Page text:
Thursday, August 22, 2013


I just evaluated a fancy dashboard/analytical toolset in my search for solving a specific problem; very nice to drag and drop stuff and get some fancy pictures out.

I then received the quote for the perpetual/annual licence agreement/pay-me-as-much-as-possible-for-fancy-graphs.

Got a bit green when I saw the price and then to calm myself I went and grab a few lines of brilliant opensource R code from a blog to do a dynamic network model (I am busy trying to calculate the diffusion rates in market segments from complex network structures).

Here is the result:

The next step will be to insert 3 lines of R code to calculate and model a random attack on the network to see the level of network robustness. And add another 3 lines to model a structured attack on the key nodes and understand the overall fragility of the design. Then plot it all with R ggplot which is free.

Advice asked & advice given is free.

Can check all code and see all results, can also mingle a bit of Monte Carlo simulation into it as well; it still stays free. It feels like a good deal to me, especially having the freedom to do as I like.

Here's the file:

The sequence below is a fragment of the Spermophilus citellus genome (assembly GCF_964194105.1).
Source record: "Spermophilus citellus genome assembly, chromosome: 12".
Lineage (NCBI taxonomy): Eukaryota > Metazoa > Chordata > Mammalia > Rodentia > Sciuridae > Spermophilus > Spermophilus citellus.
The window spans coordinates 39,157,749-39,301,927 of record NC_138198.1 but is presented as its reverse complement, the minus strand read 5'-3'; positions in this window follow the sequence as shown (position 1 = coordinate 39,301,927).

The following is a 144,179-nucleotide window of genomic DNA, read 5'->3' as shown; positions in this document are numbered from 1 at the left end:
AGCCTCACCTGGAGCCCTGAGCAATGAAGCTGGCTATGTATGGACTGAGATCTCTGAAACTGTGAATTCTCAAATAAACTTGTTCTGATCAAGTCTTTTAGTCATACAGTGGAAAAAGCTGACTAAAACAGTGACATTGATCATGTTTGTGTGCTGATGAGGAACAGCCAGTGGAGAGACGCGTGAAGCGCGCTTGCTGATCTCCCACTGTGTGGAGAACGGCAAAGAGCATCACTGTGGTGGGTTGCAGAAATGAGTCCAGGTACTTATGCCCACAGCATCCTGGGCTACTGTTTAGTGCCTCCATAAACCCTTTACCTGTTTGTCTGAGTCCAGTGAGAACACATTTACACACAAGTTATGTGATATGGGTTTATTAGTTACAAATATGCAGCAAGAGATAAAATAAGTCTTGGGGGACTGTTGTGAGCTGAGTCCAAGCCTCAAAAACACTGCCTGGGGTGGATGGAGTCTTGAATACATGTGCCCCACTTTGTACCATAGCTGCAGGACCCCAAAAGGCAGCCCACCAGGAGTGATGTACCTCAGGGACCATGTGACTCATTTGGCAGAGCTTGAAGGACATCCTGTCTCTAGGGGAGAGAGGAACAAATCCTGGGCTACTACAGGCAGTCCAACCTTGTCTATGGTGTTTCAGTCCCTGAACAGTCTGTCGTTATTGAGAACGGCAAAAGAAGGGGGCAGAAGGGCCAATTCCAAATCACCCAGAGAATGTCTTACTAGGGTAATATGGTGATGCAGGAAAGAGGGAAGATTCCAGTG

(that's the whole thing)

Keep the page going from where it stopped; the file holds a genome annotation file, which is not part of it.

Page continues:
Don't see how a scientist or engineer can work with analytical tools which generates by "magic"
answers which cannot be verified - too restrictive and dangerous for me. Not to get it wrong, there are some very specialist good ones out there like for example the Disco toolset from , but then at least I can read the Phd's from the founders and understand what the
wiring is all about... that's cool.

I still think that a fool with a tool is still a fool - even if the tool is Visio or Powerpoint or Excel.

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